Saturday, May 19, 2007

Survey finds President's popularity on the wane

Wednesday, March 28, 2007
The Jakarta Post, Jakarta

Public support for President Susilo Bambang Yudhoyono has dropped to 49 percent, the lowest in his two-and-a-half years in office, a survey revealed Tuesday.

The survey, run by the Indonesian Survey Institute (LSI), shows that the public has little confidence in the President's performance in the economic sector.

"The main trigger in the drop of confidence is the current economic situation, which is seen by voters as worse than that of last year," said Saiful Mujani, the director of LSI.

The survey also shows that seven out of 10 Indonesians said that no political party represents their interests.

The survey, held from March 14 to March 24 in 33 provinces with 1,238 respondents, shows that only about 35 percent of voters said that the parties represent their interests.

Of the leading parties, the Indonesian Democratic Party of Struggle (PDI-P) was seen as the party with the smallest gap between voter expectations and party achievement, while the Prosperous Justice Party (PKS) was seen as the party with the biggest gap in relation to the people's interests.

"Voters perceive the political parties as only making decisions for the sake of the party and the interests of party leaders, but not in the interests of their constituents," said Saiful.

Only about 31 percent of voters said parties adequately reflected the differences in social classes. Among the seven big parties, the PDI-P was seen as the party with the widest scope of class representation, while the National Mandate Party (PAN) was seen as the least representative of the social spectrum.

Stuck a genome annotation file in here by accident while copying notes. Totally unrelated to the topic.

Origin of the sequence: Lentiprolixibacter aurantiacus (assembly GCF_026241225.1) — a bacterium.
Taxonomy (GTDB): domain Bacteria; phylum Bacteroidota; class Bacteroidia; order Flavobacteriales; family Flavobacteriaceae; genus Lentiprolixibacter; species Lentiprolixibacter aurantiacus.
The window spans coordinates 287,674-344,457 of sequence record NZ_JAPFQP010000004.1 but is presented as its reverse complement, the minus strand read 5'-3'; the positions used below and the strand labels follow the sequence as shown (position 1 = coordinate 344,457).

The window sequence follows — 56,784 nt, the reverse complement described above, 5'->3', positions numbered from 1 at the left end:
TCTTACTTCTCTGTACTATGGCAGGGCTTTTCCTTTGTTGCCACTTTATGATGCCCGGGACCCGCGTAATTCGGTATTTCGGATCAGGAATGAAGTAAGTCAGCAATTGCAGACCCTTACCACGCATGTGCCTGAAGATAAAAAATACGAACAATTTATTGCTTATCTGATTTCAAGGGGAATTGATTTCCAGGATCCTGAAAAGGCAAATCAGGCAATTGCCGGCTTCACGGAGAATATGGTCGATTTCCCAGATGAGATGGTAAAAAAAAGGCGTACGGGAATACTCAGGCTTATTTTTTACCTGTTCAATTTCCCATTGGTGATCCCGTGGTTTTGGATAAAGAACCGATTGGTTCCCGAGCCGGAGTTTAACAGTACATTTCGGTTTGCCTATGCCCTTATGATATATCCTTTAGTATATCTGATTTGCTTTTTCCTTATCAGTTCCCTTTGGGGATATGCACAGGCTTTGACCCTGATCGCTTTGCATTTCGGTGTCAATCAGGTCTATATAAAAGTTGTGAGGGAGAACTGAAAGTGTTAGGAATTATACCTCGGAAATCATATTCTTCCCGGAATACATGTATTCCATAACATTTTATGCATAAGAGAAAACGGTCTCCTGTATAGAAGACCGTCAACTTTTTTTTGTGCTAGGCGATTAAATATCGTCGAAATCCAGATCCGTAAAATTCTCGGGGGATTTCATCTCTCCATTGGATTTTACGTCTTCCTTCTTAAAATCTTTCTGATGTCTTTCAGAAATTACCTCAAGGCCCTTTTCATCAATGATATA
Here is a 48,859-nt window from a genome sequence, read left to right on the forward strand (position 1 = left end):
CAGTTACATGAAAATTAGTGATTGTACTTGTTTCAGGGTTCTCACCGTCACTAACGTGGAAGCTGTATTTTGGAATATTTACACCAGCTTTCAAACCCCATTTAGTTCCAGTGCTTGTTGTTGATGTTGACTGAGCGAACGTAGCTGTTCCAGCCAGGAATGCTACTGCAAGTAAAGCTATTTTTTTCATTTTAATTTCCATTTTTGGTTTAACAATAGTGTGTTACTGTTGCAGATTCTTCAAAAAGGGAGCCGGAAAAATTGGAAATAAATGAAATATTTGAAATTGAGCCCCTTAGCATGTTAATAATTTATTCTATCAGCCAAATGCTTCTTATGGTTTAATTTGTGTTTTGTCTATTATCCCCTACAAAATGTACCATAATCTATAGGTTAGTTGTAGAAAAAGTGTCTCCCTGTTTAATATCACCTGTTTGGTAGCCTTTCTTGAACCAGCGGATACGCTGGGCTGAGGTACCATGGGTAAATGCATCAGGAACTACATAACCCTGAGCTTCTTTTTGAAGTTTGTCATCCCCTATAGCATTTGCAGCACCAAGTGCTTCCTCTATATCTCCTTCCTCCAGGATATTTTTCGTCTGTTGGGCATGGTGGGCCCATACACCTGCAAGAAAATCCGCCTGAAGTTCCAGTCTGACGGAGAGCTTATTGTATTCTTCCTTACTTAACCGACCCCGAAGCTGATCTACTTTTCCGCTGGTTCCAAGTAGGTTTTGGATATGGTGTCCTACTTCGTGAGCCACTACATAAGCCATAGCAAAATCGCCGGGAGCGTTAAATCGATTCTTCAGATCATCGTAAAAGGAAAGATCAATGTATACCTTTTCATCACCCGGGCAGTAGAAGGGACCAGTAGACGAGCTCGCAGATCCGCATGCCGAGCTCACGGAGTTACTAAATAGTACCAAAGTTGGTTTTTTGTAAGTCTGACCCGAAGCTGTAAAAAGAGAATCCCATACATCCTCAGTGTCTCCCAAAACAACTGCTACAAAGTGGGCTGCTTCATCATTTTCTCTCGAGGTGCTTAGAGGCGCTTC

About 45 percent perceived the parties as representing the ideology of Pancasila and the Constitution, with the PDI-P regarded as the party with the highest level of commitment to Pancasila, while the PKS and the United Development Party were seen as having the lowest level of commitment to the ideology.

Nine out of 10 voters said no party represented their views on the privatization of state-owned enterprises.

"If any party says that the disagreement between them and the voters about state enterprises is because the voters don't understand the issues, that means that they have failed to persuade the public that privatization is the realistic way toward improving the nation's economic health," said Saiful.

Most of the voters regarded the rice importation policy as a good way to stabilize prices. About 34 percent perceived the political parties as not representing their aspirations in relation to this issue. The PKS and PAN were seen as the least representative.

The voters were divided in their perceptions of foreign investment in the mining sector. Some 50 percent totally rejected foreign investment, while the rest accepted some level of foreign investment, saying that the country had limited human resources and funds. However, only 29 percent of voters said that parties represented their opinions on the issue.

In relation to all issues, the PDI-P has the lowest gap in representing the people's interests, at 59 percent, while the PKS and the Democratic Party were rated at 69 percent. (02)

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